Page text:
Domestic and Export Price Formation of U.S. Hops

Export Price

Gnel Gabrielyan and Thomas L. Marsh

Published December, 2023

According to USDA report/data (USDA/NASS) U.S. hop prices have changed dramatically in the last two decades. For example, prices increased by 35% (20% in real terms) from 2007-2008 and decreased by 11% (20% in real terms) from 2009-2010.

The price increase in 2008 coincided with an oversupply of hops in 2008 and 2009, which led to lower prices in 2009. By 2010 the production of hops decreased by 30%. In this paper, our interest is examining domestic and export price formation of hops. To the extent of our knowledge this is a topic that has received almost no attention in the economic literature. It is a surprising observation given that the U.S. is a primary supplier of hops in the world market and hops are a primary ingredient in a favorite beverage of consumers across the world – beer.

Hops are one of the four main ingredients used in the brewing process to add bitterness and keep freshness in production of beer (Tremblay and Tremblay, 2005). Moreover, the U.S. plays a vital role in domestic and international trade of hops. According to Barth report (2011) the U.S. is the second largest producer of hops with 29.7% share of the world market in 2010. Germany was the leader in hop production with 34.27% share of world production of hops in 2010. In the U.S. the three main hops producing states are Washington, Oregon, and Idaho. Washington State is by far the largest producer of hops, growing up to 80% of the total U.S. hop production in 2010 (USDA/NASS). Nearly all hops are raised and sold under a contract with a dealer (Hop Growers of Washington, 2008).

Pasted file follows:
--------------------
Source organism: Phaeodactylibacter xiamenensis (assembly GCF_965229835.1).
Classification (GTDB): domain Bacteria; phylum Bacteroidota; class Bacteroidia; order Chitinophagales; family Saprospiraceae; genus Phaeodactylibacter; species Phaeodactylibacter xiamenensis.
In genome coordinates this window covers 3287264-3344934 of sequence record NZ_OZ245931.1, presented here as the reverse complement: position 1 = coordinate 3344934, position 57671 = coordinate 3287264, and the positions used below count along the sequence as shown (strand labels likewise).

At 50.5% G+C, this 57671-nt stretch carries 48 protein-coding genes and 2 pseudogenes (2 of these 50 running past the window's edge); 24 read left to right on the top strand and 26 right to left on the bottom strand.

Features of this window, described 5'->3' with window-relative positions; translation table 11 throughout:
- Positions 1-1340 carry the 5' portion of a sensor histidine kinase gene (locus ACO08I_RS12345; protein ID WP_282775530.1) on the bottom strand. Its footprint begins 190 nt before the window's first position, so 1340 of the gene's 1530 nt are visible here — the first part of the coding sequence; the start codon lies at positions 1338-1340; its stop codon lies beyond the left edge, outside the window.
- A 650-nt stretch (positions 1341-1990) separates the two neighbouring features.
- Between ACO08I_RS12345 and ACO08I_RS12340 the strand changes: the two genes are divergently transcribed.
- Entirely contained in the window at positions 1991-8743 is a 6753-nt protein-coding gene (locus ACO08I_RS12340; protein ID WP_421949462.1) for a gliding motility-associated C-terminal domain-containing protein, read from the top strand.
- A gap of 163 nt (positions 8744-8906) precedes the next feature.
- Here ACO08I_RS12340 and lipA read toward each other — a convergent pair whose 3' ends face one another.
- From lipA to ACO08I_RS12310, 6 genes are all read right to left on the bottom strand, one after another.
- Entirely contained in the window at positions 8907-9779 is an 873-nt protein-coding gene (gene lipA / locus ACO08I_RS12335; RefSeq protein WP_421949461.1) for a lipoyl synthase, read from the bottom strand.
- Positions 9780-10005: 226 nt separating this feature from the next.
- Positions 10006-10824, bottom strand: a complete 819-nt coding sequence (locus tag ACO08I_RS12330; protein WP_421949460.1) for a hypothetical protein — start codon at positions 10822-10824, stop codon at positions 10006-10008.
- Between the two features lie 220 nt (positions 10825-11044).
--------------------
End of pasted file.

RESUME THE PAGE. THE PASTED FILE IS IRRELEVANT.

Objective of Study

The objective of the current study is to identify and quantify factors that determine domestic and international (i.e., export) hop prices. For example, we hypothesize that stocks, production and lagged variables affect domestic prices, while exported quantities affect U.S. export prices of hops. Understanding the nature of hop pricing may increase efficiency of contracting between growers and dealers, assist growers to define and implement the strategies that mitigate price shocks during periods of under or over supply.